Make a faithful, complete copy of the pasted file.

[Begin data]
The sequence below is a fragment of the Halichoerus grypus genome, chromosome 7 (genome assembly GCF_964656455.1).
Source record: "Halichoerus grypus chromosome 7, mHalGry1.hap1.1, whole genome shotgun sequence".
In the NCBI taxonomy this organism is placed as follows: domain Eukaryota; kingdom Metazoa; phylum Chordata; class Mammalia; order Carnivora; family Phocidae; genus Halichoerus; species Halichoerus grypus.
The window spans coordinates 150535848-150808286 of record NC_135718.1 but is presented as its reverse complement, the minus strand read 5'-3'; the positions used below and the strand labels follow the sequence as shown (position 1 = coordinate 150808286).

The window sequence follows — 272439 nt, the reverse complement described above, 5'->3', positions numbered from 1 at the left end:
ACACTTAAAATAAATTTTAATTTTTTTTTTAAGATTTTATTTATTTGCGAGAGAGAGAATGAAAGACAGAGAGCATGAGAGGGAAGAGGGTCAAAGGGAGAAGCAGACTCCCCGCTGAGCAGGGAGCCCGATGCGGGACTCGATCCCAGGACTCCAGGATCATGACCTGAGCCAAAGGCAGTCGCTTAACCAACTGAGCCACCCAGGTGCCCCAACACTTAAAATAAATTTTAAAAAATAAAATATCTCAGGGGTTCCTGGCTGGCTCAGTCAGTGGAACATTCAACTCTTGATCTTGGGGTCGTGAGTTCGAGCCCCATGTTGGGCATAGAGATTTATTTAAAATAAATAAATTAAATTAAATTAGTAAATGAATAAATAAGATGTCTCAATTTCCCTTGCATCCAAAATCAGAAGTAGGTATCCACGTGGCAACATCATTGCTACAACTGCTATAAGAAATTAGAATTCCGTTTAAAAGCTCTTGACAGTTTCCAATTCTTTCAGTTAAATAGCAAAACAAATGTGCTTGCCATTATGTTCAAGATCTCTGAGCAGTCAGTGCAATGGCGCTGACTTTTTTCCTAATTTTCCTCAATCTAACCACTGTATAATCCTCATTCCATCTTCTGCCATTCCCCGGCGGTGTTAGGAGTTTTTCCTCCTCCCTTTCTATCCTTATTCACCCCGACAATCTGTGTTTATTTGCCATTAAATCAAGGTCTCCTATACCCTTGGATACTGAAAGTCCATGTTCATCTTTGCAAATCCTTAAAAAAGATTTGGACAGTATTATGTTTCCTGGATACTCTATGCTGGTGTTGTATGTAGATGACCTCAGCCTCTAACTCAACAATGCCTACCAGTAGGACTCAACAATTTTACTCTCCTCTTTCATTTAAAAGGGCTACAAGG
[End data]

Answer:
The sequence below is a fragment of the Halichoerus grypus genome, chromosome 7 (genome assembly GCF_964656455.1).
Source record: "Halichoerus grypus chromosome 7, mHalGry1.hap1.1, whole genome shotgun sequence".
In the NCBI taxonomy this organism is placed as follows: domain Eukaryota; kingdom Metazoa; phylum Chordata; class Mammalia; order Carnivora; family Phocidae; genus Halichoerus; species Halichoerus grypus.
The window spans coordinates 150535848-150808286 of record NC_135718.1 but is presented as its reverse complement, the minus strand read 5'-3'; the positions used below and the strand labels follow the sequence as shown (position 1 = coordinate 150808286).

The window sequence follows — 272439 nt, the reverse complement described above, 5'->3', positions numbered from 1 at the left end:
ACACTTAAAATAAATTTTAATTTTTTTTTTAAGATTTTATTTATTTGCGAGAGAGAGAATGAAAGACAGAGAGCATGAGAGGGAAGAGGGTCAAAGGGAGAAGCAGACTCCCCGCTGAGCAGGGAGCCCGATGCGGGACTCGATCCCAGGACTCCAGGATCATGACCTGAGCCAAAGGCAGTCGCTTAACCAACTGAGCCACCCAGGTGCCCCAACACTTAAAATAAATTTTAAAAAATAAAATATCTCAGGGGTTCCTGGCTGGCTCAGTCAGTGGAACATTCAACTCTTGATCTTGGGGTCGTGAGTTCGAGCCCCATGTTGGGCATAGAGATTTATTTAAAATAAATAAATTAAATTAAATTAGTAAATGAATAAATAAGATGTCTCAATTTCCCTTGCATCCAAAATCAGAAGTAGGTATCCACGTGGCAACATCATTGCTACAACTGCTATAAGAAATTAGAATTCCGTTTAAAAGCTCTTGACAGTTTCCAATTCTTTCAGTTAAATAGCAAAACAAATGTGCTTGCCATTATGTTCAAGATCTCTGAGCAGTCAGTGCAATGGCGCTGACTTTTTTCCTAATTTTCCTCAATCTAACCACTGTATAATCCTCATTCCATCTTCTGCCATTCCCCGGCGGTGTTAGGAGTTTTTCCTCCTCCCTTTCTATCCTTATTCACCCCGACAATCTGTGTTTATTTGCCATTAAATCAAGGTCTCCTATACCCTTGGATACTGAAAGTCCATGTTCATCTTTGCAAATCCTTAAAAAAGATTTGGACAGTATTATGTTTCCTGGATACTCTATGCTGGTGTTGTATGTAGATGACCTCAGCCTCTAACTCAACAATGCCTACCAGTAGGACTCAACAATTTTACTCTCCTCTTTCATTTAAAAGGGCTACAAGG